Since the inception of foreign economic aid to the less developed world, a wide body of international relations literature has emphasized that foreign policy objectives are never far from the donors’ motivations. One such objective may be the desire to develop or maintain a bloc of voting support in the General Assembly of the United Nations. In this regard, this paper makes a detailed analysis of the relationship between aid from six major donors and the overall United Nations voting posture of forty African recipients. Employing the classification technique of discriminant analysis, the authors first identify coherent African voting blocs, and then use the General Assembly voting profile of each recipient to predict the existence, or not, of an aid link. The findings tend to strengthen the conclusions of an earlier study that economic aid receipts are related not only to voting support for certain aid donors at the United Nations, but to the general pattern of voting by the recipient, structured in broadly East-West terms.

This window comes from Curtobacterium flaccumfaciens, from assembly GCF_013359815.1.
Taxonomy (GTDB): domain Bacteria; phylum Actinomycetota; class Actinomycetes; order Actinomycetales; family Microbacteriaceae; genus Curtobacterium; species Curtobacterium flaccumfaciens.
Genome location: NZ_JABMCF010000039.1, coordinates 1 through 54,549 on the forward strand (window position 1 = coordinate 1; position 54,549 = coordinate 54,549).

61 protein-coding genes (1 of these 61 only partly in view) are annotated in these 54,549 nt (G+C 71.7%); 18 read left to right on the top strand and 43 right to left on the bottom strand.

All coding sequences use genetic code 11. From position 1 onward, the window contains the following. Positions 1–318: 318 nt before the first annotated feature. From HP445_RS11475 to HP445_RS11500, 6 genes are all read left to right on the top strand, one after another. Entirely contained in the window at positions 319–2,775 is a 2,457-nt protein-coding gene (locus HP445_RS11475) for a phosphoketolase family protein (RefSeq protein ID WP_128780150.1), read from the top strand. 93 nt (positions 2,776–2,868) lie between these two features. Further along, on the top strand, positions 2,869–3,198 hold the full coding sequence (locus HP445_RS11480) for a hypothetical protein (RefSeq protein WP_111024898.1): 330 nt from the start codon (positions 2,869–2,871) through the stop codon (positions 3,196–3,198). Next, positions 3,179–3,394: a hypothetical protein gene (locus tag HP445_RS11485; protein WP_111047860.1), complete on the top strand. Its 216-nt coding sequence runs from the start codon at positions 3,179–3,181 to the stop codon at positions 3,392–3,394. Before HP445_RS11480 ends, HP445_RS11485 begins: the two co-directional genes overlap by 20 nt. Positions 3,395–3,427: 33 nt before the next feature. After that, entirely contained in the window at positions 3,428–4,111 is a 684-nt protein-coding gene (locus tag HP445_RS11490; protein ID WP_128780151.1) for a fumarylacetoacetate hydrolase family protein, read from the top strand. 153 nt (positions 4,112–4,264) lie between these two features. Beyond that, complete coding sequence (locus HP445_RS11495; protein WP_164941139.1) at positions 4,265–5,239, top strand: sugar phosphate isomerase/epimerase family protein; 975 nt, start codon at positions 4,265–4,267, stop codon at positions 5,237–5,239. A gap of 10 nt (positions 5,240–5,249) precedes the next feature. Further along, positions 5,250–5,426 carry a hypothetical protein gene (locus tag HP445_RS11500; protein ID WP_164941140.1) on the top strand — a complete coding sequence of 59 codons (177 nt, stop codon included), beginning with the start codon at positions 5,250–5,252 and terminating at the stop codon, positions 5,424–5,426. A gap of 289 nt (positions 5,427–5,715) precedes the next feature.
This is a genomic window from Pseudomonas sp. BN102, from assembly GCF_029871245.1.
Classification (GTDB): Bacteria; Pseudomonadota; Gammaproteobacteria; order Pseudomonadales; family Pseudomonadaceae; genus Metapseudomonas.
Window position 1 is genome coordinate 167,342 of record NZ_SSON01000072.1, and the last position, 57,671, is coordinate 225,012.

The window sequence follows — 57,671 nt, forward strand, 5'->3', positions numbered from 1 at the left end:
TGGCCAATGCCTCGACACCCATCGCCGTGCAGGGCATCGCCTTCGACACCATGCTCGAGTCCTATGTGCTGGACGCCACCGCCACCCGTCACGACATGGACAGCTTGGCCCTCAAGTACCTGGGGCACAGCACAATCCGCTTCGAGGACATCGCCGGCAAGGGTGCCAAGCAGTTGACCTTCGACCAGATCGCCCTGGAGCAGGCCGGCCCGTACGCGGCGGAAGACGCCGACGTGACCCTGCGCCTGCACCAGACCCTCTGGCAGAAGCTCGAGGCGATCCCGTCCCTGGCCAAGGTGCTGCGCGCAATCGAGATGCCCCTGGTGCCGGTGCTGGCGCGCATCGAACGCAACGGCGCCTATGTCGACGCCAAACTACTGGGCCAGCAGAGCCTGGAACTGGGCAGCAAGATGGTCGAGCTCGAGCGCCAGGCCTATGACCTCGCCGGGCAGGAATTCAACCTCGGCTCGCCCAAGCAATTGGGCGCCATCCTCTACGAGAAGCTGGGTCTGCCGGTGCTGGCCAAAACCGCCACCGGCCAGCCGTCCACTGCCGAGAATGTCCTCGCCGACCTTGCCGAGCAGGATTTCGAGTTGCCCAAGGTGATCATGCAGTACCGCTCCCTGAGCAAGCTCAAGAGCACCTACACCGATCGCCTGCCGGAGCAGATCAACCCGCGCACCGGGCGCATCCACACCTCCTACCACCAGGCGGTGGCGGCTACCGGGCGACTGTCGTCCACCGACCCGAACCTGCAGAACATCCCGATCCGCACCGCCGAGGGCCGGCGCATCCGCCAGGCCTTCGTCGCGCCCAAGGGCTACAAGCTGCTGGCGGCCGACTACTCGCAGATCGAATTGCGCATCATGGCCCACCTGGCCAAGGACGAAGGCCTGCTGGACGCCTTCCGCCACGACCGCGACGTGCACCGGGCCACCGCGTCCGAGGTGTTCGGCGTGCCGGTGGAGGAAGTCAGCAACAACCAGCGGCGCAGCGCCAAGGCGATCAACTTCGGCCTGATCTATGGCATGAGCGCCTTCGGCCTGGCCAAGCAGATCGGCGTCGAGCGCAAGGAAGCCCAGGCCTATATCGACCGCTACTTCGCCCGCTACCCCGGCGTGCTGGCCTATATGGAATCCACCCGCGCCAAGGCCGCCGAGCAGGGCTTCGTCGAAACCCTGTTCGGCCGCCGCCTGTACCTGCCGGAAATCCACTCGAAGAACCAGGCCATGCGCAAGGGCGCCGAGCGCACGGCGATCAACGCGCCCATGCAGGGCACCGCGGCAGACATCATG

ASJC Scopus subject areas
- Political Science and International Relations